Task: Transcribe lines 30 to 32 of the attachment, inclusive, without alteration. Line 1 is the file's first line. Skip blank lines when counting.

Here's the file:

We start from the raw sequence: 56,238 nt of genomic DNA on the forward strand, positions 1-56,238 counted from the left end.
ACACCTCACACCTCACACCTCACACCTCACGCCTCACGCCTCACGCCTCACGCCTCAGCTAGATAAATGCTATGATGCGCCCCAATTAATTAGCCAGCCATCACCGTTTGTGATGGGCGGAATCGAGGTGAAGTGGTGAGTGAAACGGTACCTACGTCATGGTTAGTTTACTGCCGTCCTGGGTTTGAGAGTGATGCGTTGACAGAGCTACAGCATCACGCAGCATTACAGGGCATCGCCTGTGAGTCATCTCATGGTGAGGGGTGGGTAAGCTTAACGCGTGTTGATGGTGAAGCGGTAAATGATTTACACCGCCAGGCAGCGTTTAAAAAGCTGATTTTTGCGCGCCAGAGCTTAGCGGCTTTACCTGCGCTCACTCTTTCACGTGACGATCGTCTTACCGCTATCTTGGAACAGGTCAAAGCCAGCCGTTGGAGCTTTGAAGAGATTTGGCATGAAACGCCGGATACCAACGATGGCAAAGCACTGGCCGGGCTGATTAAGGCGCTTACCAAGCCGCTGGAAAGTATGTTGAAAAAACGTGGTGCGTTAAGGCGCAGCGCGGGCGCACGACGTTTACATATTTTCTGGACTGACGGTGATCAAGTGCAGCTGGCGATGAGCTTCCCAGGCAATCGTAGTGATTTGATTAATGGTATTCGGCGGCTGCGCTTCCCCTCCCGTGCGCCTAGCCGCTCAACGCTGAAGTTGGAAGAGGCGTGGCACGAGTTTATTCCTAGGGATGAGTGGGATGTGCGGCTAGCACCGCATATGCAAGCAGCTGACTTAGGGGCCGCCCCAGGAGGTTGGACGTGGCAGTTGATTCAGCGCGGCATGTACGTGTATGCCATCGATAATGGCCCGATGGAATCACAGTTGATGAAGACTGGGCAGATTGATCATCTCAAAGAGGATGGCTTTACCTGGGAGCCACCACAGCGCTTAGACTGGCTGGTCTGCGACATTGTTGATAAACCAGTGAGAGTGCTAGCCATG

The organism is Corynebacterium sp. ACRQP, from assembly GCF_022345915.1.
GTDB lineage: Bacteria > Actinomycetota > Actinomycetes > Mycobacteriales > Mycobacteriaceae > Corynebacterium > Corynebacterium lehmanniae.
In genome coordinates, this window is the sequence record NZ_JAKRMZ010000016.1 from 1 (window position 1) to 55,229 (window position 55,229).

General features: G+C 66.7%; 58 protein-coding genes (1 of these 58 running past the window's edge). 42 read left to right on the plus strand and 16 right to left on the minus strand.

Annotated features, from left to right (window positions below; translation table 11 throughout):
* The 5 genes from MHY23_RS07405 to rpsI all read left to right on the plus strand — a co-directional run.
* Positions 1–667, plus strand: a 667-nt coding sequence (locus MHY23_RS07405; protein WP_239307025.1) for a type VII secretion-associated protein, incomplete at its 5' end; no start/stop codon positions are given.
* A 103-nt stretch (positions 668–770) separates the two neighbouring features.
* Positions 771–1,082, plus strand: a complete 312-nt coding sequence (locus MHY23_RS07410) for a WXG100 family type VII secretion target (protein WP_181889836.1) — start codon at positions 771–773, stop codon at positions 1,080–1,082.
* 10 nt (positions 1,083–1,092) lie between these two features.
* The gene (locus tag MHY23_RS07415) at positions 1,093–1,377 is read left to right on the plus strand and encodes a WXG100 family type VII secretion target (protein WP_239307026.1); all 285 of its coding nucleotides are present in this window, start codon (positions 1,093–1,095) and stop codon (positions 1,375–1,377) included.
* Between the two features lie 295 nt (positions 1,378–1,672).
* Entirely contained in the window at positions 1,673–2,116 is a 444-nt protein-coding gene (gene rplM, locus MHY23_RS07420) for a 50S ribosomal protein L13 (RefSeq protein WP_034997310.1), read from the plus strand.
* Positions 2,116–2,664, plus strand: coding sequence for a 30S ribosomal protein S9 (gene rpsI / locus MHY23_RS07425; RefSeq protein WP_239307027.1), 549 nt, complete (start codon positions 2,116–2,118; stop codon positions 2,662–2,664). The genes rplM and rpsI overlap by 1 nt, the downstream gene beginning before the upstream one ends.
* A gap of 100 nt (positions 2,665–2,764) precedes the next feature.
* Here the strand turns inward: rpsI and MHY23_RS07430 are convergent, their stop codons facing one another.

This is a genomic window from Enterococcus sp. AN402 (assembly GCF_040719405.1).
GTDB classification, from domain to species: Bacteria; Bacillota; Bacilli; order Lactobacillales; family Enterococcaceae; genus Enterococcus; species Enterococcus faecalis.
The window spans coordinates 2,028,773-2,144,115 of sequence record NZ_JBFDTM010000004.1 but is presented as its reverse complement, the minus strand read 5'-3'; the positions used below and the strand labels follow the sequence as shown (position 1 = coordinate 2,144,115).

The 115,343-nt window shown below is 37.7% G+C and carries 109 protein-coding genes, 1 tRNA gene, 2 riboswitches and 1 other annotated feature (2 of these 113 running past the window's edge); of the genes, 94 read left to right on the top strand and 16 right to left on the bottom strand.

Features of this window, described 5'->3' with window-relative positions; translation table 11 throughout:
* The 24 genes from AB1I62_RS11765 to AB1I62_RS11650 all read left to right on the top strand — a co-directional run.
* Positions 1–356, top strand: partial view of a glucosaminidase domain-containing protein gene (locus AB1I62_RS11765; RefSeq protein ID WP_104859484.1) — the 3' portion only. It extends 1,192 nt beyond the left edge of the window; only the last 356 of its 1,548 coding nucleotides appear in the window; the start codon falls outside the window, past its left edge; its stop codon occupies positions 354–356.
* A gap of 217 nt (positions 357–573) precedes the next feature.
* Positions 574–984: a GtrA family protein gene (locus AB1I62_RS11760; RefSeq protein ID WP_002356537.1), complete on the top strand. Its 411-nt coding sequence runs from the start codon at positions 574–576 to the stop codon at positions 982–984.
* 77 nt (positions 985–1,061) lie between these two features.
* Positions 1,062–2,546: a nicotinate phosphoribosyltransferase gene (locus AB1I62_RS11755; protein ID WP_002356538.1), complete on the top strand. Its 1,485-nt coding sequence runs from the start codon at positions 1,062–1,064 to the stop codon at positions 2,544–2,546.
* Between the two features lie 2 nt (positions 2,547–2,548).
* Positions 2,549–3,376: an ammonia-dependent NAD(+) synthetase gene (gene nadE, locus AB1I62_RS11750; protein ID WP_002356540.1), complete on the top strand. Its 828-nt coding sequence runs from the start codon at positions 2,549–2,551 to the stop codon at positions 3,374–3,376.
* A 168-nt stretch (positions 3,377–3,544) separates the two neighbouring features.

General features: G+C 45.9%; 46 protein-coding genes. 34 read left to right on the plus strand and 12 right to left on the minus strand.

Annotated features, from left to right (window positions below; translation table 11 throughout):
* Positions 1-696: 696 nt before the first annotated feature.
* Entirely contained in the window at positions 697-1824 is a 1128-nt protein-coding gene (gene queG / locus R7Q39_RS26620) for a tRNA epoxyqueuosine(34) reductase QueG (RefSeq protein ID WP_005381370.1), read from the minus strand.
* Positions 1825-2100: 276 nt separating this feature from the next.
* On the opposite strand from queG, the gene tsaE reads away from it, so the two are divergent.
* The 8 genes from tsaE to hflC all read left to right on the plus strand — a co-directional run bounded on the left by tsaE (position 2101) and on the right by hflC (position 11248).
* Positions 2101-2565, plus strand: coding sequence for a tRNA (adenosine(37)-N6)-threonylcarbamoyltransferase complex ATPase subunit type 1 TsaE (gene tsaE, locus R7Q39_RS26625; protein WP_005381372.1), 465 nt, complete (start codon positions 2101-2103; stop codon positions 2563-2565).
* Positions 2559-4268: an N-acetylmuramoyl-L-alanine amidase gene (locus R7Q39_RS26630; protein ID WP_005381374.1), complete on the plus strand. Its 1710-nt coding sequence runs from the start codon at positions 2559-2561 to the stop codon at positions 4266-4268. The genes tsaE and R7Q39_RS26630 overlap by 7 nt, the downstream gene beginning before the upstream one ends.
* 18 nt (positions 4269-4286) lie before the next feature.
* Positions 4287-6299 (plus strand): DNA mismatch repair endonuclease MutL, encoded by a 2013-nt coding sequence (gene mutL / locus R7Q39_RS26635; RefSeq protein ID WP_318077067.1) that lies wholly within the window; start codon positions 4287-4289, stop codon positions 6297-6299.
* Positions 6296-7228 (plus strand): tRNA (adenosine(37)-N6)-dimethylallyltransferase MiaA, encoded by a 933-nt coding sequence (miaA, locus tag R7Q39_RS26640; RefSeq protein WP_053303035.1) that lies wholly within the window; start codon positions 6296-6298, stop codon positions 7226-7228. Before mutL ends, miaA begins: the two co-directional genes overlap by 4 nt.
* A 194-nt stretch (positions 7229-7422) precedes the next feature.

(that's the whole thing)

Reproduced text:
* Between the two features lie 2 nt (positions 2,547–2,548).
* Positions 2,549–3,376: an ammonia-dependent NAD(+) synthetase gene (gene nadE, locus AB1I62_RS11750; protein ID WP_002356540.1), complete on the top strand. Its 828-nt coding sequence runs from the start codon at positions 2,549–2,551 to the stop codon at positions 3,374–3,376.
* A 168-nt stretch (positions 3,377–3,544) separates the two neighbouring features.